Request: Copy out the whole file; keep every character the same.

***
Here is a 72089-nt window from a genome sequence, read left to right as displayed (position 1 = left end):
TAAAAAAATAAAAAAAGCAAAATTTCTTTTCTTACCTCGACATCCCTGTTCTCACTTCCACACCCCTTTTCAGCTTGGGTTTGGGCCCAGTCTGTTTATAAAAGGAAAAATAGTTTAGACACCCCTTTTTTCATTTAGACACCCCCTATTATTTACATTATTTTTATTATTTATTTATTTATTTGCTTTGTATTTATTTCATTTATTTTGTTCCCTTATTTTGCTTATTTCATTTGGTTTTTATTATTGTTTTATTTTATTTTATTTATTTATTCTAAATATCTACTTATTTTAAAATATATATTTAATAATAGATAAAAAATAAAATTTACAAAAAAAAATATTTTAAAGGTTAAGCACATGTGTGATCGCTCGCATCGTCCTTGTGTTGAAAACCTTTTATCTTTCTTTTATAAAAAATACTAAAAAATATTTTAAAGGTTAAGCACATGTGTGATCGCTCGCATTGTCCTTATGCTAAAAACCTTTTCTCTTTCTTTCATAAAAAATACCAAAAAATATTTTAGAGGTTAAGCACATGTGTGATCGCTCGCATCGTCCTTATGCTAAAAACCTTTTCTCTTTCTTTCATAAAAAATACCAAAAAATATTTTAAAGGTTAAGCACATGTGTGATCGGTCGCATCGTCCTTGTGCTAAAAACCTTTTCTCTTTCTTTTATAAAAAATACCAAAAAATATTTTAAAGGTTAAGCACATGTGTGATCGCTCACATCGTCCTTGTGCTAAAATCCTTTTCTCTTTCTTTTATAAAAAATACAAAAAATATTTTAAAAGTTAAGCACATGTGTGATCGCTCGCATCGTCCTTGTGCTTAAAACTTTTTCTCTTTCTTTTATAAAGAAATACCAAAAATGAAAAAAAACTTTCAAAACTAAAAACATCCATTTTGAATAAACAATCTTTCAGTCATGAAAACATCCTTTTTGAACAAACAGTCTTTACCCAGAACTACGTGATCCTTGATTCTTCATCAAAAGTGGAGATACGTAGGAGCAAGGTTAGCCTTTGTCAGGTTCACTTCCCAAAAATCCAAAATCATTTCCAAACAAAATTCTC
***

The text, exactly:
Here is a 72089-nt window from a genome sequence, read left to right as displayed (position 1 = left end):
TAAAAAAATAAAAAAAGCAAAATTTCTTTTCTTACCTCGACATCCCTGTTCTCACTTCCACACCCCTTTTCAGCTTGGGTTTGGGCCCAGTCTGTTTATAAAAGGAAAAATAGTTTAGACACCCCTTTTTTCATTTAGACACCCCCTATTATTTACATTATTTTTATTATTTATTTATTTATTTGCTTTGTATTTATTTCATTTATTTTGTTCCCTTATTTTGCTTATTTCATTTGGTTTTTATTATTGTTTTATTTTATTTTATTTATTTATTCTAAATATCTACTTATTTTAAAATATATATTTAATAATAGATAAAAAATAAAATTTACAAAAAAAAATATTTTAAAGGTTAAGCACATGTGTGATCGCTCGCATCGTCCTTGTGTTGAAAACCTTTTATCTTTCTTTTATAAAAAATACTAAAAAATATTTTAAAGGTTAAGCACATGTGTGATCGCTCGCATTGTCCTTATGCTAAAAACCTTTTCTCTTTCTTTCATAAAAAATACCAAAAAATATTTTAGAGGTTAAGCACATGTGTGATCGCTCGCATCGTCCTTATGCTAAAAACCTTTTCTCTTTCTTTCATAAAAAATACCAAAAAATATTTTAAAGGTTAAGCACATGTGTGATCGGTCGCATCGTCCTTGTGCTAAAAACCTTTTCTCTTTCTTTTATAAAAAATACCAAAAAATATTTTAAAGGTTAAGCACATGTGTGATCGCTCACATCGTCCTTGTGCTAAAATCCTTTTCTCTTTCTTTTATAAAAAATACAAAAAATATTTTAAAAGTTAAGCACATGTGTGATCGCTCGCATCGTCCTTGTGCTTAAAACTTTTTCTCTTTCTTTTATAAAGAAATACCAAAAATGAAAAAAAACTTTCAAAACTAAAAACATCCATTTTGAATAAACAATCTTTCAGTCATGAAAACATCCTTTTTGAACAAACAGTCTTTACCCAGAACTACGTGATCCTTGATTCTTCATCAAAAGTGGAGATACGTAGGAGCAAGGTTAGCCTTTGTCAGGTTCACTTCCCAAAAATCCAAAATCATTTCCAAACAAAATTCTC